then the lumber of the upper Allegash and its lakes has
been run down the Penobscot, that is, up the Allegash,
which here consists principally of a chain of large and
stagnant lakes, whose thoroughfares, or river-links, have
been made nearly equally stagnant by damming, and
then down the Penobscot. The rush of the water has
produced such changes in the canal that it has now the
appearance of a very rapid mountain stream flowing
through a ravine, and you would not suspect that any
digging had been required to persuade the waters of the
St. John to flow into the Penobscot here. It was so
winding that one could see but little way down.

It is stated by Springer, in his " Forest Life," that the
cause of this canal being dug was this : according to the
treaty of 1842 with Great Britain, it was agreed that all


the timber run down the St. John, which rises in Maine,
"when within the Province of New Brunswick . . .
shall be dealt with as if it were the produce of the said
Province," which was thought by our side to mean that
it should be free from taxation. Immediately, the Pro
vince, wishing to get something out of the Yankees,
levied a duty on all the timber that passed down the
St. John ; but to satisfy its own subjects " made a cor
responding discount on the stumpage charged those
hauling timber from the crown lands." The result was
that the Yankees made the St. John run the other way,
or down the Penobscot, so that the Province lost both its
duty and its water, while the Yankees, being greatly
enriched, had reason to thank it for the suggestion.

It is wonderful how well watered this country is. As
you paddle across a lake, bays will be pointed out to you,
by following up which, and perhaps the tributary stream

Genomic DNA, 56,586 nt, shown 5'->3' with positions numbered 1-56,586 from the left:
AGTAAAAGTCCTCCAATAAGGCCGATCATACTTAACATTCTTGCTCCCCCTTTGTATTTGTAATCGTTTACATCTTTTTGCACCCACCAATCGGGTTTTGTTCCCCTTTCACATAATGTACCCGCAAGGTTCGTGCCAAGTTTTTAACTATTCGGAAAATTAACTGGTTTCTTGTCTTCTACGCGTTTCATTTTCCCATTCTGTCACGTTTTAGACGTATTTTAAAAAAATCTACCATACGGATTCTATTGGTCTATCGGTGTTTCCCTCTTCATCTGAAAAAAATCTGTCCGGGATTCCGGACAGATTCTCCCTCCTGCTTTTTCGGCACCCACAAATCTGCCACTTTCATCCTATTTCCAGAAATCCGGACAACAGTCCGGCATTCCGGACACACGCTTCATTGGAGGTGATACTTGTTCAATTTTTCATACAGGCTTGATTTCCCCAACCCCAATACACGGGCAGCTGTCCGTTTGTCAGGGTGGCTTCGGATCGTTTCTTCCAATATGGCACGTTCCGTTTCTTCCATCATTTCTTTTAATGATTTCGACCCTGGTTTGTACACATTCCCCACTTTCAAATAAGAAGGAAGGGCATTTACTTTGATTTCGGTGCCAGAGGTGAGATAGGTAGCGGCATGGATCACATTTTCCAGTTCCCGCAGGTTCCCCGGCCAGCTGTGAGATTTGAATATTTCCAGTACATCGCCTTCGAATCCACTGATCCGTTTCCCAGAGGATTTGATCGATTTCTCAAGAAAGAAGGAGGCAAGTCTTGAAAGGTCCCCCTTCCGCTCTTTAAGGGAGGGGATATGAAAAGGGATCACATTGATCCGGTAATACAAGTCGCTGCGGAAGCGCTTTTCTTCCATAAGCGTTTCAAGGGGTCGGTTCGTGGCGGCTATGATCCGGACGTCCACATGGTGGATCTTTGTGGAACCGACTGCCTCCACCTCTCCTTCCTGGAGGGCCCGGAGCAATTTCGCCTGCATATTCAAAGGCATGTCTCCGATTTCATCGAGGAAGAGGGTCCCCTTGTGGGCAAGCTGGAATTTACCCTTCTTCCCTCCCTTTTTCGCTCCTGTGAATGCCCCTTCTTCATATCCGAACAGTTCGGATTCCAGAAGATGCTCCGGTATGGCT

which empties in, you may, after a short portage, or
possibly, at some seasons, none at all, get into another
river, which empties far away from the one you are on.
Generally, you may go in any direction in a canoe, by
making frequent but not very long portages. You are
only realizing once more what all nature distinctly
remembers here, for no doubt the waters flowed thus in
a former geological period, and, instead of being a lake
country, it was an archipelago. It seems as if the more
youthful and impressible streams can hardly resist the
numerous invitations and temptations to leave their
native beds and run down their neighbors' channels.
Your carries are often over half-submerged ground, on
the dry channels of a former period. In carrying from


one river to another, I did not go over such high and
rocky ground as in going about the falls of the same
river. For in the former case I was once lost in a swamp,
as I have related, and, again, found an artificial canal
which appeared to be natural.

I remember once dreaming of pushing a canoe up the
rivers of Maine, and that, when I had got so high that
the channels were dry, I kept on through the ravines and
gorges, nearly as well as before, by pushing a little
harder, and now it seemed to me that my dream was
partially realized.

Wherever there is a channel for water, there is a road
for the canoe. The pilot of the steamer which ran from
Oldtown up the Penobscot in 1854 told me that she
drew only fourteen inches, and would run easily in two
feet of water, though they did not like to. It is said that
some Western steamers can run on a heavy dew, whence
we can imagine what a canoe may do. Montresor, who
was sent from Quebec by the English about 1760 to
explore the route to the Kennebec, over which Arnold
afterward passed, supplied the Penobscot near its source
with water by opening the beaver-dams, and he says,
"This is often done." He afterward states that the
Governor of Canada had forbidden to molest the beaver
about the outlet of the Kennebec from Moosehead Lake,
on account of the service which their dams did by raising
the water for navigation.

This canal, so called, was a considerable and ex
tremely rapid and rocky river. The Indian decided that
there was water enough in it without raising the dam,
which would only make it more violent, and that he


would run down it alone, while we carried the greater
part of the baggage. Our provision being about half
consumed, there was the less left in the canoe. We had
thrown away the pork-keg, and wrapt its contents in
birch bark, which is the unequaled wrapping-paper of
the woods.

Following a moist trail through the forest, we reached
the head of Webster Pond about the same time with the
Indian, notwithstanding the velocity with which he
moved, our route being the most direct. The Indian
name of Webster Stream, of which this pond is the
source, is, according to him, Madunkchunk, i. e., Height
of Land, and of the pond, Madunkchunk-gamooc, or
Height of Land Pond. The latter was two or three miles
long. We passed near a pine on its shore which had been